10 Tips to Master Your LinkedIn Profile

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Facebook, Twitter, Instagram, Snapchat…you likely have a few of these, if not all.

Probably the most taken for granted social media site is LinkedIn. I may not check it as frequently as my other social media sites, but I make sure that my LinkedIn page is always on point. Why does it matter, you ask? What does LinkedIn benefit me? LinkedIn shows that you are competent, professional, connected, current, and serious.

I cannot tell you how many connections I have made via LinkedIn inviting me to apply for jobs or to connect to someone major in my network. Even if you aren’t job searching, LinkedIn is a great way to grow your network. Yes, it is overwhelming to begin, but here are 10 simple tips to start and strengthen your LinkedIn page.

1) Choose a clear, close-up photo

If you have a professional photo, great! Use that. But if you do not, at the very least, find a close up photo of only you.

Crop out your boy, your friends, or your cat. There should be no confusion as to who you are and it really does help to put a face to a name.

Also, as many of us are young college students or recent graduates, please try to avoid pictures taken in bars. It is more obvious to others than you would think. Profile pictures on LinkedIn are just as important as profile pictures on Facebook.

2) Write a personal summary

Yes, objective statements in resumes are outdated. But what I love about LinkedIn is that it is secondary to your resume. Typical resume rules do not totally apply!

You have more freedom to truly express yourself, and the personal summary provides your chance to do so. Tell a little about your story, your goals, your work history, and let your personality shine through!

Think of it as that part in an interview when the interviewer asks you to “tell us a little about yourself.” This can either draw interest or boredom, so take some time to write a brief statement.

3) Drop new connections a note

Did you know you can personally message non-premium members? Use this to your advantage. Rather than “connecting” (LinkedIn’s term for a friend request), with a past professor who may not remember you, feel free to send them a line to re-introduce yourself and offer availability to be open to any questions they may have. It doesn’t hurt, and it shows you are taking control of your future.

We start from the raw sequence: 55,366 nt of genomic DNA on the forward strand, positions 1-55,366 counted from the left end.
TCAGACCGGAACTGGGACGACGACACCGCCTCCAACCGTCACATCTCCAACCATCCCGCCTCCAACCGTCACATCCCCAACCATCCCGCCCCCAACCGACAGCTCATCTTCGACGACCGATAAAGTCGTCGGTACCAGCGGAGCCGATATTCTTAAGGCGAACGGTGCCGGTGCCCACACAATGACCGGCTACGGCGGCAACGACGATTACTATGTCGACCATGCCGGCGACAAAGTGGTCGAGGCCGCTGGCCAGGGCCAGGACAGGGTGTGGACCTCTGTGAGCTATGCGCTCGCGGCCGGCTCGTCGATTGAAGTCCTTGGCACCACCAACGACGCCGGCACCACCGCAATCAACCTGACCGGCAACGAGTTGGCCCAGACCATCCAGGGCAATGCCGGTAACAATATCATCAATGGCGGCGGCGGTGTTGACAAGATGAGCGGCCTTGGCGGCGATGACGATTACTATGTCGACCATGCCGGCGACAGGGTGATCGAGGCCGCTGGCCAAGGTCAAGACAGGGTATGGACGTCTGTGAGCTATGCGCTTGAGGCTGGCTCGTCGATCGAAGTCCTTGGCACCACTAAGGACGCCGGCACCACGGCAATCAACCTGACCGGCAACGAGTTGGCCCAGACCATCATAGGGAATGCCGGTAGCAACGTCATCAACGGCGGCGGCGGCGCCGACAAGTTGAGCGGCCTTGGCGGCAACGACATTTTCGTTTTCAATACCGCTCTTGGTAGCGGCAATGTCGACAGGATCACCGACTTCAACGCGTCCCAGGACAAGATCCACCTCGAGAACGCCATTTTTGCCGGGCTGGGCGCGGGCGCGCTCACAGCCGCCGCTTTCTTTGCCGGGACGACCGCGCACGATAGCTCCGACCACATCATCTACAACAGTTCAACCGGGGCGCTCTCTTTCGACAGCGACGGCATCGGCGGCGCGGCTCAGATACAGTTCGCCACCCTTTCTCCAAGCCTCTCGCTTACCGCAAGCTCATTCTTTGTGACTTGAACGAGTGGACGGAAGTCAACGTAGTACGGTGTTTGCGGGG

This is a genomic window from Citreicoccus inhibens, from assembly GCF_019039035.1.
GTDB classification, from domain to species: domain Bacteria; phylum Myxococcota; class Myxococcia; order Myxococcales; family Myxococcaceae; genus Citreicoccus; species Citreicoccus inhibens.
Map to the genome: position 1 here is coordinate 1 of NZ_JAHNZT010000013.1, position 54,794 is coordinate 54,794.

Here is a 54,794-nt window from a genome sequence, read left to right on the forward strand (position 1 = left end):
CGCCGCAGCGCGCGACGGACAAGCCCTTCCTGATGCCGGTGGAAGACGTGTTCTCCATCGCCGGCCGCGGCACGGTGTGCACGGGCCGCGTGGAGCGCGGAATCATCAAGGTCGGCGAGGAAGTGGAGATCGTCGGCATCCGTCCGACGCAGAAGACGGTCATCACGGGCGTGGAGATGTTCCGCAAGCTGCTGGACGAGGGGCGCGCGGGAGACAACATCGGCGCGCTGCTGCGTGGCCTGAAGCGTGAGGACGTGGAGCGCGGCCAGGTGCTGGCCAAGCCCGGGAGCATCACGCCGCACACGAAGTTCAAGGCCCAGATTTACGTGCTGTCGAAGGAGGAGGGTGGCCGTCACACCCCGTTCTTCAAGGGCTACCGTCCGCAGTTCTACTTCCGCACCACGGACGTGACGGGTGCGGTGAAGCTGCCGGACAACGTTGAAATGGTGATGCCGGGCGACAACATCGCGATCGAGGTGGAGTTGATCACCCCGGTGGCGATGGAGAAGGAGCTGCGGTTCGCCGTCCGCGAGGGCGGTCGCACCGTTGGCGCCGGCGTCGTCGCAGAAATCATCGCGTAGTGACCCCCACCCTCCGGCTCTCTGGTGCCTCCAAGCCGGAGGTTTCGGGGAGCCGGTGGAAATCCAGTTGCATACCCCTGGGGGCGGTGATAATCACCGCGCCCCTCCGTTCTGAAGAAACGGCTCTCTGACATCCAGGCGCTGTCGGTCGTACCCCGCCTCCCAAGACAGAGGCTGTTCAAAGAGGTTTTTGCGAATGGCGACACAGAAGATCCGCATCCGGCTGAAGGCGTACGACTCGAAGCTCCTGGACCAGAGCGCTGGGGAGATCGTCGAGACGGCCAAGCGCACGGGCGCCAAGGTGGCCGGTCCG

4) Endorse connections for skills

It takes 1 second to endorse people for a skill listed on their profile. Do it for a few people, and likely they will return the favor, enhancing both your profile and your visibility on the site! I recommend listing more specific skills than Microsoft Word, Proofreading, or Customer Service. The more specific you are, the more specialized you look.

5) Ask for and give recommendations

Along with point number 4, receiving recommendations on your profile looks great to potential recruiters. The easiest way to receive recommendations is to give or to ask.

6) Change your individual URL

This is a small step that makes all the difference. When you create a page, your actual “LinkedIn website” (or URL) probably will look like or something excessive like that.

Did you know you can change this? Go to your profile and look under your profile picture. There you should find your LinkedIn URL. When you put your cursor on the URL, a wheel button should pop up on its right. Click on that and it will bring you to profile settings. From here, look on the right side of the page, where it says “Your public profile URL.” You will be able to edit your URL to be more simple.

I would suggest just using your first and last name if it is available. This little step shows that you are proficient and detailed-oriented. Speaking of details…

7) Be detailed

There are no hard, fast rules of LinkedIn, so I utilize it to be a longer version of my resume. I can be more specific about my accomplishments and goals.

8) Share your page

Now that you created your own personalized URL, share it everywhere you can! Add it to business cards, resumes, or even your Twitter and Facebook pages.

9) Post relevant articles and participate in discussions

Search for a few groups and companies of interest for you and participate. Make it a point to share an occasional and relevant article that you found on your own. It helps convey that you read and regularly invest in your own development (which you may not do, but you should!) It also encourages interactions and boosts your visibility. A win overall.

10) Keep it up-to-date

Once you complete your profile, make it a point to keep it updated, especially if you are job searching! Whenever I update my resume, I update my LinkedIn as well.

The only thing worse than not having a LinkedIn page is having a very unfinished or outdated one. Make it a point to check in even once every two weeks and add a few people, like a few articles, and make sure it looks well-maintained.

Do you have other tips about how to best utilize LinkedIn? If you aren’t on LinkedIn, would you start an account? Comment below!


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